The Schipperke is a small, powerful breed. These curious little explorers have tenacious personalities and make excellent pets for active families.
Bred in Belgium in the 1600s, the Schipperke (often pronounced "SKIP-er-kee") descended from a black sheepdog known as Leauvenaar. Back in the day, Schipperkes often worked aboard barges. Their jobs included catching vermin, nipping at the heels of tow horses, and serving as watchdogs. The Schipperke appears to be among the few breeds that do not suffer from seasickness. As a result, it remains a popular sailing companion.
First called Spitzke, this breed earned a new name in 1888 to honor its seafaring ways—Schipperke means "little captain." Schipperkes first appeared in a dog show in 1880, and their adorable features and outgoing personalities made them an instant hit. Soon, Belgium was exporting the dogs to breeders throughout the world.
These active, agile watchdogs have small, thickset bodies, and black fur. Schipperkes have mischievous, alert expressions and move with graceful trots.
Schipperkes have distinct, black coats with several different lengths of hair. On the face, ears, front of the forelegs, and the hocks, the hair is short. But it is medium-length on the body. And on the ruff, cape, culottes, and jabot (the center of the chest, extending down between the front legs), it's long.
The Schipperke's hair growth pattern is also specific. Down the middle of the breed's back—starting behind the cape and continuing over the rump—the hair lies flat.
Schipperkes are double-coated. Their undercoats are short, soft, and denser around the ruff. This causes the straight, abundant topcoat—which is slightly harsh to the touch—to stand out. The Schipperke's coat should not be silky.
Schipperkes are square-bodied with broad, deep chests, well-sprung ribs, and short, muscular loins. Their fox-like faces have small, oval, dark brown eyes, small, triangular, erect ears, and little, black noses.
Schipperkes are inquisitive and love exploring. Though outgoing and affectionate with their people (including children), these dogs can be reserved with strangers.
Confident, attentive personalities—along with a tendency to bark at the first sign of trouble—make Schipperkes excellent watchdogs. But for the same reason, they may not be the best choice for apartment-dwelling pet parents.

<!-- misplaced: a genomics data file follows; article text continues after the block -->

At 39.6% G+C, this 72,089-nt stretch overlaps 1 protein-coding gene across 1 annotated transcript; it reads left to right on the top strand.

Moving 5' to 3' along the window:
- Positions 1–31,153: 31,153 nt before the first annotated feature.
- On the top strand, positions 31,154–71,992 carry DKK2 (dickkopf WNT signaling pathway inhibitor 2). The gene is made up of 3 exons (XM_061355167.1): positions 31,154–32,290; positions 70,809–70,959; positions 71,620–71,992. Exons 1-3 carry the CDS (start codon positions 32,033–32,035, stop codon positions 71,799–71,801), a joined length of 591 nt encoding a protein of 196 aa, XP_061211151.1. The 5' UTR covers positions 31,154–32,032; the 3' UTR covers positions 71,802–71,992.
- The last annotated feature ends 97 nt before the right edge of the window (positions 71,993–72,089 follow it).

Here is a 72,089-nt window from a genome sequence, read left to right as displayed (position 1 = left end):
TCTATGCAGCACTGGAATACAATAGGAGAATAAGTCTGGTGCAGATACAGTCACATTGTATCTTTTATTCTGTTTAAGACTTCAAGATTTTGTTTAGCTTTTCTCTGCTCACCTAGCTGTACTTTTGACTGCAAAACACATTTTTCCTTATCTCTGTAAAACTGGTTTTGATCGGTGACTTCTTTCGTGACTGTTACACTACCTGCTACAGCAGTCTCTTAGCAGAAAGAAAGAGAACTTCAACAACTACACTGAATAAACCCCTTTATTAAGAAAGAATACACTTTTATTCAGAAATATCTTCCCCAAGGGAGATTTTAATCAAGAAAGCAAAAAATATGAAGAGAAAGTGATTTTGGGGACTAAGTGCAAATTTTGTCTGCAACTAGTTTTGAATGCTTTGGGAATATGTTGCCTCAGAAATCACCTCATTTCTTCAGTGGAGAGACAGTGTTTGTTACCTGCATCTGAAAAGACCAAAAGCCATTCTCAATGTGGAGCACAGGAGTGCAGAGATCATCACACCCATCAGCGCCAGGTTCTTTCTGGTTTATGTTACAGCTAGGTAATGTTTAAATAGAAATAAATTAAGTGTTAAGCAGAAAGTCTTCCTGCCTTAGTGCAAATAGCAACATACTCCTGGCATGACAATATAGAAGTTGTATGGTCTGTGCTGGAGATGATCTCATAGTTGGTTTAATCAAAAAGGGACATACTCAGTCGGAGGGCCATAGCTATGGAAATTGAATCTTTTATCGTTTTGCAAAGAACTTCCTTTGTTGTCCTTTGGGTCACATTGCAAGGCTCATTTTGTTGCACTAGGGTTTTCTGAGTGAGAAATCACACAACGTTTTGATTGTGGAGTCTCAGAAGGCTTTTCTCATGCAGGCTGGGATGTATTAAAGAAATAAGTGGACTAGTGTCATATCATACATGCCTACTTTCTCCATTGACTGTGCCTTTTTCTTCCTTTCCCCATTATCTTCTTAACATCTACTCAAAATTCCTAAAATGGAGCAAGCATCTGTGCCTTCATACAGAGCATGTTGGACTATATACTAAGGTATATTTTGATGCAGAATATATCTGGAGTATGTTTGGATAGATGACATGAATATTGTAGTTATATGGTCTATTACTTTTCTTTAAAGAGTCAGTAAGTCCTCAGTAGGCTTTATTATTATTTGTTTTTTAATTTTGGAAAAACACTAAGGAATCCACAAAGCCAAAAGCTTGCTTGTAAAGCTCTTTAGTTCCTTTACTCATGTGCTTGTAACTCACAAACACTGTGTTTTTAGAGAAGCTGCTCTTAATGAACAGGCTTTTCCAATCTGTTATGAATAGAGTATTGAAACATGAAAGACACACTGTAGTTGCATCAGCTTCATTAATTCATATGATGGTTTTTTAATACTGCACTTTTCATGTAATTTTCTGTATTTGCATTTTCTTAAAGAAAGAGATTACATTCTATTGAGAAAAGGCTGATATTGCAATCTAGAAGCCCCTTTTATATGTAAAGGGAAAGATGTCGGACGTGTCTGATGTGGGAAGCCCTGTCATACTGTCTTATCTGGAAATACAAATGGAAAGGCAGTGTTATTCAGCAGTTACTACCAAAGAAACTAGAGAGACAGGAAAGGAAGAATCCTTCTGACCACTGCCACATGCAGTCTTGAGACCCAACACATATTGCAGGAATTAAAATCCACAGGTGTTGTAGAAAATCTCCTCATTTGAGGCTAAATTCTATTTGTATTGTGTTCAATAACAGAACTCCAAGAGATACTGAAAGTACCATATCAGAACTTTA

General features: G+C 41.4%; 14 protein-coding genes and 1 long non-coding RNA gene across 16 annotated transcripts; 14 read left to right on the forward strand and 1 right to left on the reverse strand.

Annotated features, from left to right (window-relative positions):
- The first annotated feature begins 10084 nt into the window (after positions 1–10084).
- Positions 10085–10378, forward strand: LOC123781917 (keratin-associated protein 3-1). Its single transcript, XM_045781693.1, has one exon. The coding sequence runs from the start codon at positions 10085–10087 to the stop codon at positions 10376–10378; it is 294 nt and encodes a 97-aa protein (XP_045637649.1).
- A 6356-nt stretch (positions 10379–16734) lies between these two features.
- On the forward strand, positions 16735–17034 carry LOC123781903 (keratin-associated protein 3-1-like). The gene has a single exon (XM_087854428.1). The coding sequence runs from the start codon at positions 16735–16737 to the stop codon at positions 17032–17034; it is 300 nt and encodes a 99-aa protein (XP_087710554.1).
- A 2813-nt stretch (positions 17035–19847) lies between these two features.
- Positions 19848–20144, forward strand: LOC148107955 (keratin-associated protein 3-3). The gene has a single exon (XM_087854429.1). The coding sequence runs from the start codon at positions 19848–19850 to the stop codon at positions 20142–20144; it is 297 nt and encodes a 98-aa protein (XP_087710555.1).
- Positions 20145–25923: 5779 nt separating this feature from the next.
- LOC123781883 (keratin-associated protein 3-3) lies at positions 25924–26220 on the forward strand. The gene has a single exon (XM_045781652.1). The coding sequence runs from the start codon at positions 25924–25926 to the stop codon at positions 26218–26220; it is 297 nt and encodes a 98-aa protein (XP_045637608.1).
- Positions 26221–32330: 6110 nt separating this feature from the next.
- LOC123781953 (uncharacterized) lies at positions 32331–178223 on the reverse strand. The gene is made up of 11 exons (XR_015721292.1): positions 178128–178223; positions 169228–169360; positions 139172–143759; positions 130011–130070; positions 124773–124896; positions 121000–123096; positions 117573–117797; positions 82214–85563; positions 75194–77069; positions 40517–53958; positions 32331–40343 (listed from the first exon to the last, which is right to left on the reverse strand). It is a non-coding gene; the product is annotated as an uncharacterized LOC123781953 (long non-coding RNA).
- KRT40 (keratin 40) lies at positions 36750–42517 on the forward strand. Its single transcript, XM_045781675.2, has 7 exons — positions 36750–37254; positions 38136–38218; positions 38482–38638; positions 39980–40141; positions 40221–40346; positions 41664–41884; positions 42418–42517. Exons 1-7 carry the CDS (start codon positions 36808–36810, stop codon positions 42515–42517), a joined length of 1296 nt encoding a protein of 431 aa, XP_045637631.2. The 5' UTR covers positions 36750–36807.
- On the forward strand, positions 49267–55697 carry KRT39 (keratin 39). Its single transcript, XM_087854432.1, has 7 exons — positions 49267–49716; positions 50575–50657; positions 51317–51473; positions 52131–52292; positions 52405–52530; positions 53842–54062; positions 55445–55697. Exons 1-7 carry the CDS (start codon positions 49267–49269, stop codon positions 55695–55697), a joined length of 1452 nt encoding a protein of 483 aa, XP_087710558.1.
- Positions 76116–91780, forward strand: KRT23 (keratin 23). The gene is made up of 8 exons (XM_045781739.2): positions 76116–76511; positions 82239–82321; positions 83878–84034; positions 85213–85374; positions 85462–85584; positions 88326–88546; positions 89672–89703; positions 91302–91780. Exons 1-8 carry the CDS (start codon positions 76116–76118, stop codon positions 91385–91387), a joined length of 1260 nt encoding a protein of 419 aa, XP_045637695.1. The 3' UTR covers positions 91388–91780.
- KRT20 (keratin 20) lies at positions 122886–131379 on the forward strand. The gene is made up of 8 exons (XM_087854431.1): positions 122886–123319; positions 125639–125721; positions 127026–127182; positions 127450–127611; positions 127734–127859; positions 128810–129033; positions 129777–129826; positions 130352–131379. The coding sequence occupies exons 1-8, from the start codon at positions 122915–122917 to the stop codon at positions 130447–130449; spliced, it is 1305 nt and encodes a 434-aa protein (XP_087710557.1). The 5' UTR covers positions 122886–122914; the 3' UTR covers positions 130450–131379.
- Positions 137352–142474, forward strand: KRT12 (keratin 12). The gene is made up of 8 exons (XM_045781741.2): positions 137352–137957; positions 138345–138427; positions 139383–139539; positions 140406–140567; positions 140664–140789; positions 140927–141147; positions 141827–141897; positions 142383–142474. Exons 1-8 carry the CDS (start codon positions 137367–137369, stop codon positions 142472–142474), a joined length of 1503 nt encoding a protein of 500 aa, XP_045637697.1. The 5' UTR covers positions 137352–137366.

Schipperkes thrive among active families that invite them to tag along for outdoor activities. With a strong prey drive, this breed might chase birds, rodents, and other small animals. So, you should only let your Schipperke off-leash in securely fenced areas.
Schipperkes need a high-quality dog food appropriate for their life stage (e.g., puppy, adult, senior). Consider a diet formulated for small, active breeds. To prevent weight-related health issues, measure out your dog's meals, and limit treats to no more than 10% of their daily calories.
Schipperkes have minimal grooming needs—bathing and brushing every so often is usually adequate. That said, their double coats will need extra attention during spring and fall. Daily brushing during these times can help remove cast-off undercoats, helping your Schipperke look their best.
Trimming nails, cleaning ears, and brushing teeth should also be part of every dog's grooming routine, regardless of breed.
Schipperkes are an active breed that requires a lot of exercise. Fortunately, regular walks or play sessions in the backyard will quickly tire out these small dogs. Schipperkes also seem to enjoy canine sport—such as rally, agility, flyball, and competitive obedience.
Don't let your Schipperke off-leash unless there is a secure fence. Otherwise, the little explorer may wander off and ignore commands to come back.
The Schipperke's active and independent nature may cause this breed to follow its instincts instead of responding to commands. So, training can be a challenge, and patience and persistence are key. With regular reinforcement, your pup will pick up basic commands, new tricks, and establish positive habits—such as reduced barking.
Training also provides much-needed physical and mental stimulation. Fast-paced games and puzzles appeal to this intelligent breed. So, keep your Schipperke engaged with high-speed, interesting activities. Positive, rewards-based training—offering treats, toys, and praise instead of harsh criticism—also works well. Finally, don't forget socialization, which will help your Schipperke feel confident around unfamiliar people, pets, and situations.
PRCD is a particularly common form of progressive retinal atrophy (PRA) and is found in many breeds and mixed breed dogs. PRA is caused by the degeneration of photoreceptor cells of the retina resulting in progressive vision loss and eventual blindness.
Knowing if your Schipperke is a carrier or at-risk for these conditions can help you and your veterinarian plan for your pup’s lifelong care. With Wisdom Panel™ Premium, you can get results for over 200 genetic health tests.
Reviewed July 26, 2020 by Cindy Elston, DVM, MPH